Thursday Midday Links: Take a Cowboy Home
Harlequin has posted a behind the scenes look at a cover shoot for the upcoming trilogy by Linda Lael Miller:
They obviously put a lot of thought and time into the covers. You know who I think romanticized cowboys for me? Louis L’Amour. I remember devouring his Sackett series as a teen. Sa-wooon. Anyhoo, Harlequin is also giving away $10,000 dollars. Enter here.
Time Magazine has a very interesting look at the corporate writing machine that is James Patterson Inc. Mr. Patterson candidly agrees his work is not fine art, but entertainment and he treats his books and his name as a profit center.
Games and other apps are coming to the Kindle. Kindle has announced that it is releasing a Software Development Kit so that third parties can produce applications to run on the Kindle. As Jessica of RacyRomanceReviews.com put it, let’s hope this leads to organizational tools like folders!
The sticky case of copyright is portrayed in the Sherlock Holmes case and, I think, is argument against the 70 years beyond the death of an author.
Financial Times reports that small publishers are not getting paid by Borders Group and that a group of smaller publishers have retained the bankruptcy group of Lowenstein Sandler as legal counsel.
The paradigm shift in the traditional bookselling space has forced some publishers to re-adjust how they do business with the retailer. One major publisher has terminated its return policy with Borders to reduce risk, said a consultant to publishers. A seventh publisher canvassed by Debtwire said his firm has stopped shipping to Borders because of fears the retailer will send the books back unsold…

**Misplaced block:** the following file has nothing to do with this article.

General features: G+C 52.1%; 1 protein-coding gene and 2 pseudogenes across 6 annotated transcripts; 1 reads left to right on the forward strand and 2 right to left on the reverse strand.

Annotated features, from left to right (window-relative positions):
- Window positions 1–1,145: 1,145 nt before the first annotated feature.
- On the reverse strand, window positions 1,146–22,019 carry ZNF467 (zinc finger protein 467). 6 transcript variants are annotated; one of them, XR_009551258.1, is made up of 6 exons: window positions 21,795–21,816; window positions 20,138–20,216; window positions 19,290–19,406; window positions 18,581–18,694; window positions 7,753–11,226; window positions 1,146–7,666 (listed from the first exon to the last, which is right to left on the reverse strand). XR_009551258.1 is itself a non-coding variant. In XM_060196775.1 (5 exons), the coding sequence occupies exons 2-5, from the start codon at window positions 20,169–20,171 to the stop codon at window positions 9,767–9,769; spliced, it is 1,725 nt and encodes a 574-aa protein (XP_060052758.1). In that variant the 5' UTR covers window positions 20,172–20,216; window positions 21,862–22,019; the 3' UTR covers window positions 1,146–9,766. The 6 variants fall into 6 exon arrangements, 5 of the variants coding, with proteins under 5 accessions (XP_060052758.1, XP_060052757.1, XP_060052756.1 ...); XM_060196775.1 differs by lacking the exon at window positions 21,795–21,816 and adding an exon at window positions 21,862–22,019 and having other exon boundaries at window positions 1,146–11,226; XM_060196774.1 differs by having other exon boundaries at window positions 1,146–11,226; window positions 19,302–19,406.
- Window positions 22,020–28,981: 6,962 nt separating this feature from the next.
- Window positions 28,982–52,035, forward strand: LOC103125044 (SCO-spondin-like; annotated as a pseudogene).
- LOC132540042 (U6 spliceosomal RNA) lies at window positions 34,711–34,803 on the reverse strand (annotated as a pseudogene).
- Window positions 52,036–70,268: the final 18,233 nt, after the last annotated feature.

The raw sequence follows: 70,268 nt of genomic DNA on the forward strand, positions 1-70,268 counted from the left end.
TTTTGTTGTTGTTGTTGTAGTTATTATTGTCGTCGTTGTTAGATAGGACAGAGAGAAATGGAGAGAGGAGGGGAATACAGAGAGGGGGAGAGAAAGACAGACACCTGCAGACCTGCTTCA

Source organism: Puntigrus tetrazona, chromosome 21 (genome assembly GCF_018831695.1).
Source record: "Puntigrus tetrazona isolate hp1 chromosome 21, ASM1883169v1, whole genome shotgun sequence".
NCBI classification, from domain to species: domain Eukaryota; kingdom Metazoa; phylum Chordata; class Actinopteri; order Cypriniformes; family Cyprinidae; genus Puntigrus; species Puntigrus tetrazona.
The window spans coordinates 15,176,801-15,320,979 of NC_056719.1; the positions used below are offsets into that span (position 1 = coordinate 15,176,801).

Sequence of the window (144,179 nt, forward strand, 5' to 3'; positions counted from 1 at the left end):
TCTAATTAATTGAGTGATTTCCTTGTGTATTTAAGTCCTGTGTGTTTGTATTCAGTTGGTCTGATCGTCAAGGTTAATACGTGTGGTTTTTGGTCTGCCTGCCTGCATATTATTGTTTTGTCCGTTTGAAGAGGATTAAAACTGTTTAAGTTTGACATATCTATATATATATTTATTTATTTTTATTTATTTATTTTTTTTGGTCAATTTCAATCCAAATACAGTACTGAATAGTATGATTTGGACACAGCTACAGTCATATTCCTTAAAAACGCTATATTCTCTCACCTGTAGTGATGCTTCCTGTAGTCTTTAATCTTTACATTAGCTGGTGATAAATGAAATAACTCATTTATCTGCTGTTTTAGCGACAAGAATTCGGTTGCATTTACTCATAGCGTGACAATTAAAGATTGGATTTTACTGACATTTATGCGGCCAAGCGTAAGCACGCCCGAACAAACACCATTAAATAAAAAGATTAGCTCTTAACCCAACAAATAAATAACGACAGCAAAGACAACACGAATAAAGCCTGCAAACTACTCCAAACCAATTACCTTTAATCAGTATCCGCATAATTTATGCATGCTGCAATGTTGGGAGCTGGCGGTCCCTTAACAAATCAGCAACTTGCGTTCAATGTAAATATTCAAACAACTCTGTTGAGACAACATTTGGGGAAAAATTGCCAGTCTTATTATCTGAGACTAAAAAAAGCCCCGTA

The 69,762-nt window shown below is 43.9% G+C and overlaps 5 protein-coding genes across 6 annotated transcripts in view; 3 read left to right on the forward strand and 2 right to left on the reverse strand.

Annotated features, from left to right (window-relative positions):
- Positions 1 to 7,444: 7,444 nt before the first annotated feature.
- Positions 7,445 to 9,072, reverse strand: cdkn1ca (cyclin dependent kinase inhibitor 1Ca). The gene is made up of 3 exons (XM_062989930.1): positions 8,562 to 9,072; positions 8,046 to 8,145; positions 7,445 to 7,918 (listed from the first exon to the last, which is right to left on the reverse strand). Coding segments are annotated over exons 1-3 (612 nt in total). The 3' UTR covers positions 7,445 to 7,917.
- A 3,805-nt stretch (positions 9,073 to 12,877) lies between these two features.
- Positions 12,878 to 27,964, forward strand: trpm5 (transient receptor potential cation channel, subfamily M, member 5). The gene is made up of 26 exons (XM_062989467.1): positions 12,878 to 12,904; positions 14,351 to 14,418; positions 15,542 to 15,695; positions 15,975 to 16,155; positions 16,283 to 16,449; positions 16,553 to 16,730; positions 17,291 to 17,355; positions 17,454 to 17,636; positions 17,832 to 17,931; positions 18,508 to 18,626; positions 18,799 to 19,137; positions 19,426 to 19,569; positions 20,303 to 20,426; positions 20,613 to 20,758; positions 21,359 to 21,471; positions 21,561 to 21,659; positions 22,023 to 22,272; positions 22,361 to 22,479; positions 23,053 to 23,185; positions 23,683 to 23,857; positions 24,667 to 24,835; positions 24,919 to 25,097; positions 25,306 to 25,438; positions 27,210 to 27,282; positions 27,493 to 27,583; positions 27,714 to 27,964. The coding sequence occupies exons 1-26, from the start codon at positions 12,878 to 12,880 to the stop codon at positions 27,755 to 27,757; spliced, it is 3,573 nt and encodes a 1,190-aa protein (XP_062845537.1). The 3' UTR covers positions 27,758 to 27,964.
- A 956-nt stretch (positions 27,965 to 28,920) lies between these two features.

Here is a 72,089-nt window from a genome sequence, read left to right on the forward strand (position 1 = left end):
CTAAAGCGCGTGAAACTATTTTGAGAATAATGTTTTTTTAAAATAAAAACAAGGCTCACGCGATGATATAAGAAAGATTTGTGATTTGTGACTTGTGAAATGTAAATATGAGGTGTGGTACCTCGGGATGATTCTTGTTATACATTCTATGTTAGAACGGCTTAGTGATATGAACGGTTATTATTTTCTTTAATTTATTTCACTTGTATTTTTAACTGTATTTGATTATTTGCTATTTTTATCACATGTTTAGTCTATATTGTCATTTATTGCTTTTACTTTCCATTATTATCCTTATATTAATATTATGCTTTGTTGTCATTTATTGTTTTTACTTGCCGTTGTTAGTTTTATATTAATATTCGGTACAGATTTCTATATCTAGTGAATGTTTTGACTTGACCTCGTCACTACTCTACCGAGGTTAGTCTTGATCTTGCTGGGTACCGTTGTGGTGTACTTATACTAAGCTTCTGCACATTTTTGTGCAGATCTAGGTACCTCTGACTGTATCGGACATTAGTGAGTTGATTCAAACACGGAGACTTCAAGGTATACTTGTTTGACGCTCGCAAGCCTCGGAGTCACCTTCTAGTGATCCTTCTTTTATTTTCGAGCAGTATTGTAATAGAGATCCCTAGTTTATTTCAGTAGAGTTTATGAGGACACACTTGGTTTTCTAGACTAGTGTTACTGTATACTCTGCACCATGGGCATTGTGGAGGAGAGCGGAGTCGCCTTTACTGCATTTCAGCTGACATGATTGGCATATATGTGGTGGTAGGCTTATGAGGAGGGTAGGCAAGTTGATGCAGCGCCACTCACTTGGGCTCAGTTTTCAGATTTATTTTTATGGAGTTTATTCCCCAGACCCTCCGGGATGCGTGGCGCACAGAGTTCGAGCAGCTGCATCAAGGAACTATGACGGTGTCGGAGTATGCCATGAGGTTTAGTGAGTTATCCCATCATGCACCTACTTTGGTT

Factors and credit insurance providers no longer sell hedges on Barnes & Nobles or Borders because of high perceived default, said two trade insurance brokers, a credit insurance provider and two factors.
UPDATE: PW reports that Lowenstein Sandler have not been retained by any group. Sheesh.
In other big Amazon news, it is now allowing publishers to remove DRM from their Kindle titles.
But eliminating DRM could also increase customers' comfort level with buying ebooks. Right now, someone who buys lots of Kindle ebooks is out of luck if, six months from now, some better non-Kindle ereader comes along. The books can't be moved over. Without DRM -‘ and with the knowledge that their ebook investment can have long-term returns -‘ readers might be willing to shift their buying to digital.
UPDATE: I have been informed that this option has existed for over a year.